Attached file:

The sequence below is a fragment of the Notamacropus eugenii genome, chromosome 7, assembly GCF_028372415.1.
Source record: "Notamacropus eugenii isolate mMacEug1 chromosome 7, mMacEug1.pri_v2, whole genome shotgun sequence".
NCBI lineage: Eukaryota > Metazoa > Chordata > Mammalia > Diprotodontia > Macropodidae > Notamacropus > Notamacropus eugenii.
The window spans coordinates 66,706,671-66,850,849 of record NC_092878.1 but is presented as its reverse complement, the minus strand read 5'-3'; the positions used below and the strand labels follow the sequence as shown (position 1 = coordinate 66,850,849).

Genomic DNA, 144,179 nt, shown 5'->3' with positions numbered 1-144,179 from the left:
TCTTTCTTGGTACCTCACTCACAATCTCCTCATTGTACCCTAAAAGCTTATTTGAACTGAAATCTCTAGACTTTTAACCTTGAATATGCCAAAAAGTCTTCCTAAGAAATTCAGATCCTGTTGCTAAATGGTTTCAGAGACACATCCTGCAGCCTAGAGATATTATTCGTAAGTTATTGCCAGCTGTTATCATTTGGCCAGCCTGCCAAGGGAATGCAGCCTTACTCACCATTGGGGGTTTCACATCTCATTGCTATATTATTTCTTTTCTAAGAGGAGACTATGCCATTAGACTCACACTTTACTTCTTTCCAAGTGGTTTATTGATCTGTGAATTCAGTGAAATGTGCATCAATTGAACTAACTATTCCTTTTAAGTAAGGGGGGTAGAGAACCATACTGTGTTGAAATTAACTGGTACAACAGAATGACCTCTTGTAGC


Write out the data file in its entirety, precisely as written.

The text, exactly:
The sequence below is a fragment of the Notamacropus eugenii genome, chromosome 7, assembly GCF_028372415.1.
Source record: "Notamacropus eugenii isolate mMacEug1 chromosome 7, mMacEug1.pri_v2, whole genome shotgun sequence".
NCBI lineage: Eukaryota > Metazoa > Chordata > Mammalia > Diprotodontia > Macropodidae > Notamacropus > Notamacropus eugenii.
The window spans coordinates 66,706,671-66,850,849 of record NC_092878.1 but is presented as its reverse complement, the minus strand read 5'-3'; the positions used below and the strand labels follow the sequence as shown (position 1 = coordinate 66,850,849).

Genomic DNA, 144,179 nt, shown 5'->3' with positions numbered 1-144,179 from the left:
TCTTTCTTGGTACCTCACTCACAATCTCCTCATTGTACCCTAAAAGCTTATTTGAACTGAAATCTCTAGACTTTTAACCTTGAATATGCCAAAAAGTCTTCCTAAGAAATTCAGATCCTGTTGCTAAATGGTTTCAGAGACACATCCTGCAGCCTAGAGATATTATTCGTAAGTTATTGCCAGCTGTTATCATTTGGCCAGCCTGCCAAGGGAATGCAGCCTTACTCACCATTGGGGGTTTCACATCTCATTGCTATATTATTTCTTTTCTAAGAGGAGACTATGCCATTAGACTCACACTTTACTTCTTTCCAAGTGGTTTATTGATCTGTGAATTCAGTGAAATGTGCATCAATTGAACTAACTATTCCTTTTAAGTAAGGGGGGTAGAGAACCATACTGTGTTGAAATTAACTGGTACAACAGAATGACCTCTTGTAGC